The “college buzz” is powerful at this time of the year, no doubt about it. It seems to be the only topic for seniors and their parents alike. However, those of us who work with college bound students know that it is not rare to encounter the head-in-the- sand teenager. If you happen to have one at home, don’t panic! This article will help you understand and better deal with the situation.

I will share a story from a different time and context, and very relevant to this topic. Back in my twenties my friend Sandra had her first baby, Nicolas. As many new mothers do, Sandra read What to Expect with a Toddler and carefully took notes of the main developmental milestones, so she would know what to expect. Sandra learned that babies crawl at about 7 months and walk at about 12 months. The book clarified that this is a guide, so these milestones are certainly not “written in stone”. Nevertheless, as a first time mother, Sandra had expectations based on these parameters. This is understandable!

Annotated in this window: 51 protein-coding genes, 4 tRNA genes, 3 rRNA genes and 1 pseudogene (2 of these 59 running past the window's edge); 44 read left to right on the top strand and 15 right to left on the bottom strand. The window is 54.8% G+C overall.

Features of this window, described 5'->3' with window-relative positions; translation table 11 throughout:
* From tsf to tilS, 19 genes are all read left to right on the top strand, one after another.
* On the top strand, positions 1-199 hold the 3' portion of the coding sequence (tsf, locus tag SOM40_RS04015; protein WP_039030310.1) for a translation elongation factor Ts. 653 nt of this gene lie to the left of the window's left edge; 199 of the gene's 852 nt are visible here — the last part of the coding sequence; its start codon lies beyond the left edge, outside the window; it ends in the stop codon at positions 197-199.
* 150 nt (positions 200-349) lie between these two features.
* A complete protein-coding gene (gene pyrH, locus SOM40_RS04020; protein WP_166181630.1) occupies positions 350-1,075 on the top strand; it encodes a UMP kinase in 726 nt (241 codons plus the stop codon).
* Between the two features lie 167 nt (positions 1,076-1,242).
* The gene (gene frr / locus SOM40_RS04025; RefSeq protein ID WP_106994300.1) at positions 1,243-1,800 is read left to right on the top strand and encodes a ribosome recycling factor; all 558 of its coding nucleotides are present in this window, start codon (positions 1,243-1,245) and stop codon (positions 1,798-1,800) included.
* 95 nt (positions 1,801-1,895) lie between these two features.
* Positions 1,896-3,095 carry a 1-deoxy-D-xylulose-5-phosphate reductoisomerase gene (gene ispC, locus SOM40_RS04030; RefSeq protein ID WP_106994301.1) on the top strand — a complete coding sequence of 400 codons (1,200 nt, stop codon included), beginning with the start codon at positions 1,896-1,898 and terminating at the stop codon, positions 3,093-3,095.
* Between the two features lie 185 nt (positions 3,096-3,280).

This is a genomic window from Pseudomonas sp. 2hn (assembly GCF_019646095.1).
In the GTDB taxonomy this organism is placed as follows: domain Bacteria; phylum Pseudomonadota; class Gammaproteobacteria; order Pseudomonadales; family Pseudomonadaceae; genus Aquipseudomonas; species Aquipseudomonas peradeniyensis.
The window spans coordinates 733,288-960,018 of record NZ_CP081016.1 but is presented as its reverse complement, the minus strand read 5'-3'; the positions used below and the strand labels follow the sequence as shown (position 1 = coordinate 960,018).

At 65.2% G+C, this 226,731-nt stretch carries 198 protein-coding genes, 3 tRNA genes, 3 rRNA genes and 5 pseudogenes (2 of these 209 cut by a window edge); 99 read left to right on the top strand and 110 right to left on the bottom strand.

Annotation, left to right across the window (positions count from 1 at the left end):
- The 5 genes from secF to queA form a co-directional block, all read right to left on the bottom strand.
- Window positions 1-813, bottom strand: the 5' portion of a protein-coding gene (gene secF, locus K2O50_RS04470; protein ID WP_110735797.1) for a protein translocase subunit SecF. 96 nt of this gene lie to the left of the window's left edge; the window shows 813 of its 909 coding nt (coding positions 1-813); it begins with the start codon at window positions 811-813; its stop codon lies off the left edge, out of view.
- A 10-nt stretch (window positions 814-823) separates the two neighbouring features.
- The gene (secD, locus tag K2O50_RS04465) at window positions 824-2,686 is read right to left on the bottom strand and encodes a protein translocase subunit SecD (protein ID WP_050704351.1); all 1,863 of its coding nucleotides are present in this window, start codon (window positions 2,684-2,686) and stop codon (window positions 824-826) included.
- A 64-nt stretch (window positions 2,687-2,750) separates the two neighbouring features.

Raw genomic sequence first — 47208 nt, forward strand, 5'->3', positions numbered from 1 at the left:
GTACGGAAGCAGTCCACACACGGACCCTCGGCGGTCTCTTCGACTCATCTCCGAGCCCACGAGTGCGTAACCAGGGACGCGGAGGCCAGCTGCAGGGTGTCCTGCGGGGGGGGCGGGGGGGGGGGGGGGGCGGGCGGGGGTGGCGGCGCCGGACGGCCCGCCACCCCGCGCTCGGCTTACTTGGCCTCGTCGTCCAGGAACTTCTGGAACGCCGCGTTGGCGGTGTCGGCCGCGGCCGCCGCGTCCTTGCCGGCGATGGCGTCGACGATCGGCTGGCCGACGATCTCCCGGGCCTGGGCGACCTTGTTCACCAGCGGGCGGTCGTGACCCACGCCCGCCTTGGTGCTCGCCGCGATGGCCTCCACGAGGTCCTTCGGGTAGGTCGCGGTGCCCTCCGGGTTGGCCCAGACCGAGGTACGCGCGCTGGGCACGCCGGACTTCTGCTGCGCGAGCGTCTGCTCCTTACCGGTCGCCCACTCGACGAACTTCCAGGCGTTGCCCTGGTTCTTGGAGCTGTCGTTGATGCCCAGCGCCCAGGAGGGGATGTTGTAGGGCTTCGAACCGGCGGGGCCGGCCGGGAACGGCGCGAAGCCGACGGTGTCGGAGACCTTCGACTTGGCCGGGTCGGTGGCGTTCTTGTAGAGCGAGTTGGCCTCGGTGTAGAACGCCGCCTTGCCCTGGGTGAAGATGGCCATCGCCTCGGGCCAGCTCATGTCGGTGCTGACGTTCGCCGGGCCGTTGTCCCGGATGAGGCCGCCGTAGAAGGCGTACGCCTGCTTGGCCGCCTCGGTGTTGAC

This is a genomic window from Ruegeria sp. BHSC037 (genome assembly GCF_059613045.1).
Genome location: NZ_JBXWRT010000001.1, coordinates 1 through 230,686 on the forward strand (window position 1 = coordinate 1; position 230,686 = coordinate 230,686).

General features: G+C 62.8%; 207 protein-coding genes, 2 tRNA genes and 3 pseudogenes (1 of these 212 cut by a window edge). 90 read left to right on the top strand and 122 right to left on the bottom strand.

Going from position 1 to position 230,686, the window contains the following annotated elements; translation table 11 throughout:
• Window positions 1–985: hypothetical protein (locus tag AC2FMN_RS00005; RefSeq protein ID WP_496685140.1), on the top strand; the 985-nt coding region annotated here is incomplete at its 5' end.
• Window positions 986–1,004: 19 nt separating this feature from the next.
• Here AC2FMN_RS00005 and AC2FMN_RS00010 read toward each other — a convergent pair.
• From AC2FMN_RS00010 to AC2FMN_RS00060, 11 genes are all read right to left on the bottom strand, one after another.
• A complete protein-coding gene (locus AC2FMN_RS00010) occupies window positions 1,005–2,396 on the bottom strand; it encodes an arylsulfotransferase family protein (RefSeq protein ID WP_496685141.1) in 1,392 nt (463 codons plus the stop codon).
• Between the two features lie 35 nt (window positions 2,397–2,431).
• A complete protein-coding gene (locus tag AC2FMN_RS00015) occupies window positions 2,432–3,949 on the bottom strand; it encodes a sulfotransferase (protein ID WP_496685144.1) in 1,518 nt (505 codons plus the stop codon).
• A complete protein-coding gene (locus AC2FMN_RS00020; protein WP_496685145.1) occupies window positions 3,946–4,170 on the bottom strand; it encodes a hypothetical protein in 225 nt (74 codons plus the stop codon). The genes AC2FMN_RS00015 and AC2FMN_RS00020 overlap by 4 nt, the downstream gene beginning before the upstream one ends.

Well, 7 months came and went, but Nico didn’t crawl. Then 8 months, 9 and 10. Nico was a happy and sociable baby, ate well, slept well, but still didn’t crawl. At 11 months Sandra was hysterical, spoke to her mom and all her friends, called her pediatrician, whined and cried. She watched her friends’ babies as they were crawling across the room, and then looked at Nico, still sitting and playing with his toys. As the weeks went by, Sandra grew miserable and felt pity for herself and her family for having an abnormal child who didn’t crawl. The saga carried on for weeks, until one day, out of the blue, Nico grabbed the coffee table, pulled himself up, and started… walking!